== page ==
Picking up Randall Balmer’s thread about the genesis of the Christian Right, Ryan Claassen compares the relative effects of abortion and racial attitudes on Republican voting across the critical time period of 1972 to the present. Of course support for Republicans is linked to abortion attitudes, but the shift over time would not have been so strong without racial conservatism. This provides strong evidence the engine of evangelical voting patterns is racially charged, which resonates with Balmer’s origin story of the Christian Right rooted in opposition to federal civil rights actions.
- Republican platform language has become more religious and more strident in the last 2 decades.
Ever since the 1980 national convention, the Republican platform has called for a constitutional amendment to ban abortion. But the shift in platform language was just beginning. As Kevin den Dulk describes in “the challenge of pluralism” (Chapter 4), Republicans have increasingly employed religious language and more particularistic religious language. In the near term, the strategy to reinforce the evangelical-Republican fusion makes sense, but in the medium to long term?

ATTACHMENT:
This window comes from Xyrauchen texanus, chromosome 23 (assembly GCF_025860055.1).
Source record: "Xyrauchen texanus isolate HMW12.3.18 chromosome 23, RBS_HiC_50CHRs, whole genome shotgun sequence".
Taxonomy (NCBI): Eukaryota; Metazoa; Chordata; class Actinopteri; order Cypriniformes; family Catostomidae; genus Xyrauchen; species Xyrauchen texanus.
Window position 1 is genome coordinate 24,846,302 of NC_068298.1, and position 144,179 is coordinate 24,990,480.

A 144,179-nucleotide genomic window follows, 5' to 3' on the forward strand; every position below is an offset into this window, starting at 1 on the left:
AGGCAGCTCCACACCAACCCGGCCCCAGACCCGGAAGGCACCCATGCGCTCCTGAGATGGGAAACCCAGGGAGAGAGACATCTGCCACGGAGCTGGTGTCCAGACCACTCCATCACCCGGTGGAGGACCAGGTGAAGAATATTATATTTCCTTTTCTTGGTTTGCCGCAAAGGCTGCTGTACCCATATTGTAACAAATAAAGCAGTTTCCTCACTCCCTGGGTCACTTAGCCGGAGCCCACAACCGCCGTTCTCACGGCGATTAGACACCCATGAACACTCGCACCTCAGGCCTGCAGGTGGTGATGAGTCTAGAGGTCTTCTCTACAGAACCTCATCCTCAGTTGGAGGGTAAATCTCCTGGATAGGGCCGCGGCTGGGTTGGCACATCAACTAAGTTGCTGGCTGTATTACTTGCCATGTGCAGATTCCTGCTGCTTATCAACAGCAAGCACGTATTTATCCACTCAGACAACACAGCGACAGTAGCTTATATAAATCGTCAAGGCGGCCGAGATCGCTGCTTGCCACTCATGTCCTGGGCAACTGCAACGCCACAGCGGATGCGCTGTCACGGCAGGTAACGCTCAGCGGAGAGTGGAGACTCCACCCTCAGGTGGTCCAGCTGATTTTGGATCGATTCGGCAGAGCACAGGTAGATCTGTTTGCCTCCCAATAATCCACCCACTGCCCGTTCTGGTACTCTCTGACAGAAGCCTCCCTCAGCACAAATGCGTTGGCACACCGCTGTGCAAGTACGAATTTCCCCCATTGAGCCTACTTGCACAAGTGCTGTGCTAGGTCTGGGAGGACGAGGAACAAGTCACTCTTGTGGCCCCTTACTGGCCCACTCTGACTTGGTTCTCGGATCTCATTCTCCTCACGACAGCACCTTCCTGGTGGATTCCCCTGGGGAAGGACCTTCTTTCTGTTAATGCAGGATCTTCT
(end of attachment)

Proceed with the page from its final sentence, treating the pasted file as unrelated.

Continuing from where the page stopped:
- Evangelical political tolerance levels have been increasing as their minority status and educational attainment grow.
Even for their most disliked groups, like atheists and gay Americans, evangelicals have grown steadily more tolerant of their basic rights to participate in society. There’s a wonderful tension here between Andrew Lewis’ Chapter 5 findings and den Dulk’s Chapter 4. The explanation for the different approaches to pluralism are fairly obvious, tracking the incentives to elite party leaders versus followers, but would otherwise be out of reach if they were not side by side.
- Young evangelicals are not much different than older ones and young evangelical liberals are in many ways dissimilar from other young liberals.
Prognosticators look to young evangelicals to ascertain the future of evangelical politics. If the shared culture that made older evangelicals politically distinctive fails to unite young evangelicals in the same way, then the evangelical base of the Republican party may turn out to be the “house built on the sand” (Matthew 7:26). In Chapter 8 Jeremy Castle examines young, liberal, evangelicals to see whether a crackup is underway. He finds that, even among young evangelicals, liberal politics remain rare. More importantly, he finds that evangelical culture continues to shape the attitudes and behavior of the liberal subculture within evangelicalism. Accordingly, he concludes that the existence of young, liberal evangelicals does not signal that a crackup of the relationship between evangelicals and the Republican party is on the horizon.